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Recycling isn’t enough: Missoula works to reduce waste by 90 percent

Executive director Katie Deuel said Home ReSource is all about repurposing material. The nonprofit dismantles houses and other structures by hand, selling the reusable goods back to consumers. (Martin Kidston/Missoula Current)

The next time you throw away a plastic bottle, remember that you could be contributing to the nearly $5 million worth of recyclables that end up in Missoula’s landfill each year.

On Monday, members of Missoula’s Zero by Fifty leadership team presented City Club members with tips for reducing the city’s waste. In this context, waste refers to trash that finds its way to a landfill.

The Missoula City Council unanimously approved a Zero Waste Resolution in February 2016, vowing to reduce the city’s waste by 90 percent by 2050.

Katie Deuel, executive director of Home ReSource and a member of the leadership team, said the first step in making a difference with waste is changing how we see waste – not as garbage, but as materials with value.

Deuel said Home ReSource is all about repurposing material. The nonprofit dismantles houses and other structures by hand, selling the reusable goods back to consumers.

Construction materials and demolition debris account for 40 percent of landfill waste by weight, according to 2014 EPA data. Home ReSource’s approach places value on what many people consider junk.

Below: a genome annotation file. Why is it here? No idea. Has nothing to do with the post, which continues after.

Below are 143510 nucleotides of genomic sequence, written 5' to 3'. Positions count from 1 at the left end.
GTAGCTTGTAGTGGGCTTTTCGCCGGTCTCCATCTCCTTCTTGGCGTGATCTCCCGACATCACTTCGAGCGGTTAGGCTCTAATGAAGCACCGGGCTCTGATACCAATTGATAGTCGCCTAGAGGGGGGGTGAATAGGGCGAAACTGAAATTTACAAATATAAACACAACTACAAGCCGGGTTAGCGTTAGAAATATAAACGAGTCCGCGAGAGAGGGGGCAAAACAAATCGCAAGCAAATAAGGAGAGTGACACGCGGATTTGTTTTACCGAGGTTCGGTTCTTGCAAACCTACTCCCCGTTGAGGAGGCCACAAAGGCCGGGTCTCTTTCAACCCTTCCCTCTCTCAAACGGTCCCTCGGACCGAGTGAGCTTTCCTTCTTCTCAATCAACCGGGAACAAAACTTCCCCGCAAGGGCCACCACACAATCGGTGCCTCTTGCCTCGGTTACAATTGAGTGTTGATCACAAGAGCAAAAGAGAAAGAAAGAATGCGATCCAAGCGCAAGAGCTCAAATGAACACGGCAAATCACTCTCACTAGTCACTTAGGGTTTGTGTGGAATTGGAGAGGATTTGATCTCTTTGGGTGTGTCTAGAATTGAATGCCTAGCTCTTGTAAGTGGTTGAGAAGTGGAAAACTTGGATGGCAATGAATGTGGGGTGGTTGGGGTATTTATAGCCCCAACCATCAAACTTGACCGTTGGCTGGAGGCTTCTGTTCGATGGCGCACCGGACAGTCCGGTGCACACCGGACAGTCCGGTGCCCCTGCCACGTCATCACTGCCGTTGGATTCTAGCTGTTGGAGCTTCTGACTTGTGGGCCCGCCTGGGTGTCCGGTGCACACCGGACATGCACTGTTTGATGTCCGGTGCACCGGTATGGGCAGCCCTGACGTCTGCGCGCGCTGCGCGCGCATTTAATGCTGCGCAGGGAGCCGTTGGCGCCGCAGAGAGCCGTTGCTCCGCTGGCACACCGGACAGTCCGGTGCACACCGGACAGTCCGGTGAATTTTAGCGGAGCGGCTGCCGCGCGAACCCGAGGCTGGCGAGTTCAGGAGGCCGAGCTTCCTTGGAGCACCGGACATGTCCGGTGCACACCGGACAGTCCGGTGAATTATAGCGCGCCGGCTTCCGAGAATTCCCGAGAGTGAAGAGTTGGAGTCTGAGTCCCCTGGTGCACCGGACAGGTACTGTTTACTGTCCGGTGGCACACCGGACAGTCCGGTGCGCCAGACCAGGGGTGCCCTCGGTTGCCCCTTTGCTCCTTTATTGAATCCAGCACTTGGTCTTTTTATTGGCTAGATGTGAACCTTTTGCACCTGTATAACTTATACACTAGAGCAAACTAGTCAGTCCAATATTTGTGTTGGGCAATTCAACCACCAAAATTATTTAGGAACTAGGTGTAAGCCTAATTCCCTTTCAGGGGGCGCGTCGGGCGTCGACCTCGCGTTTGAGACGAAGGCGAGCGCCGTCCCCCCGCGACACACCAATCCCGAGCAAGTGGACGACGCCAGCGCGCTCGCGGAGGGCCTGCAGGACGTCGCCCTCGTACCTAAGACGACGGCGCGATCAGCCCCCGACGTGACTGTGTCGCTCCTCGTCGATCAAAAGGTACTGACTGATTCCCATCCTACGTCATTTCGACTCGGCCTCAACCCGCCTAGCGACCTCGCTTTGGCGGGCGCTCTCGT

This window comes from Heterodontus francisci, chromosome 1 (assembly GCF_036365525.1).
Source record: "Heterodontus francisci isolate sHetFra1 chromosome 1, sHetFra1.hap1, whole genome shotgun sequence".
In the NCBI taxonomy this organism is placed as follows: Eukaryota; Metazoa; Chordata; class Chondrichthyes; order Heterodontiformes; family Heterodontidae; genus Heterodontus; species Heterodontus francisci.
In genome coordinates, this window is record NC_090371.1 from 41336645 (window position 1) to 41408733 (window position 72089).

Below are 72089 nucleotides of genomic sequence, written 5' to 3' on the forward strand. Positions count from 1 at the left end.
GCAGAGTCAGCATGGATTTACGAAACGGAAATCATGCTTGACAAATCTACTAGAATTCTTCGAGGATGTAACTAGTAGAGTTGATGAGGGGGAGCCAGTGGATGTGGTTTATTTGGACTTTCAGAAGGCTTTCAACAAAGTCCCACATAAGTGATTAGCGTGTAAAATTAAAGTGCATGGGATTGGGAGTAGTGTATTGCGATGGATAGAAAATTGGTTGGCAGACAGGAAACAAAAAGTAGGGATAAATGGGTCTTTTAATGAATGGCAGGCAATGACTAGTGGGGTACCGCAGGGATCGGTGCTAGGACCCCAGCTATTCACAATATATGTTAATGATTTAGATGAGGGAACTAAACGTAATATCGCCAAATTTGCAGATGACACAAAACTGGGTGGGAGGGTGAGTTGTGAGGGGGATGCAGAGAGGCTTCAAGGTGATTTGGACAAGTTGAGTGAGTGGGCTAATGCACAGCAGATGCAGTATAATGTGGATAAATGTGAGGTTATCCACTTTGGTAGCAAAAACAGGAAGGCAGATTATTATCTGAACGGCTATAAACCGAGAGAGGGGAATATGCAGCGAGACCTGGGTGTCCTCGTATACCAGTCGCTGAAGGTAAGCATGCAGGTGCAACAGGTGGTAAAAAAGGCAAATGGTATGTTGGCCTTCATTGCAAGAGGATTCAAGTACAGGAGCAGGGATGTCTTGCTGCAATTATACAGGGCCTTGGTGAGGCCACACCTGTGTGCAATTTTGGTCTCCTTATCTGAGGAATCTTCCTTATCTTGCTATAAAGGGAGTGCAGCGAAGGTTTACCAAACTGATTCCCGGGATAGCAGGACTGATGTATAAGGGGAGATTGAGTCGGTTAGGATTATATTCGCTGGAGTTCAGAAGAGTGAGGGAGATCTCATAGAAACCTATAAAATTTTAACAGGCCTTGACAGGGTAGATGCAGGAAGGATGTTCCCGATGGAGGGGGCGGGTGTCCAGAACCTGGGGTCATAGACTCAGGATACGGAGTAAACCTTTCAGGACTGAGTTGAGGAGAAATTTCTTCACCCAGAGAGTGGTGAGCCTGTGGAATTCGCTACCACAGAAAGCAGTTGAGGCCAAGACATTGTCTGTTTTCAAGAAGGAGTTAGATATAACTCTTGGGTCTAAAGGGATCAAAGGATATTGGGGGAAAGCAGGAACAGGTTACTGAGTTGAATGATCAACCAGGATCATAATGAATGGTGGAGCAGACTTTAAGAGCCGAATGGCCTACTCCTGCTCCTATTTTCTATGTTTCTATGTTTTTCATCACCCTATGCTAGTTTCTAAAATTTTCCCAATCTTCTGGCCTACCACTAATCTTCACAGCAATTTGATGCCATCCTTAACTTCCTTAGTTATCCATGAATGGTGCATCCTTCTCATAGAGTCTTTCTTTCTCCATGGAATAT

“It’s really about changing our relationship with materials,” Deuel told City Club Missoula’s monthly meeting. “It’s about understanding where they come from and where they go.”

For example, the average ton of disposed material – garbage – in Montana costs about $45 to take to the landfill. It costs a little more in Missoula and a little less in Billings.

But that same material, if repurposed and reused through Home ReSource, can be valued at $920/ton, according to 2016 Home ReSource data.

Home ReSource community engagement manager Jeremy Drake said the reality is that Missoula cannot recycle its way to zero waste.

The city faces many infrastructure and policy hurdles over the next 30 years. Among the options are adding incentives for building deconstruction and mandating universal recycling.

After the presentation, attendees were encouraged to discuss and ask questions. Many people wanted to know how they could help at home. Drake said it starts with personal decisions.

“Each of us can be empowered to make the kinds of choices that are heading in the direction of zero waste by thinking about the things we buy and the things we use and aiming for reducing the amount of stuff we consume and shooting for reusability,” Drake said. “The last resort is buying things that can be recycled if we need to purchase and use things.”

City conservation coordinator Chase Jones said the project has been steadily progressing and is now in the public input phase.

The next step, he said, will be to bring a plan draft to open houses where the public can comment and help shape the final plan. These open houses will be in September on to-be-determined dates.

Jones expects to present the final plan to City Council and the community at the end of the calendar year.

City Club meetings are open to the public, though meeting officials do ask for an online RSVP. The next meeting will be on Sept. 11 and will focus on health care in Montana and the nation.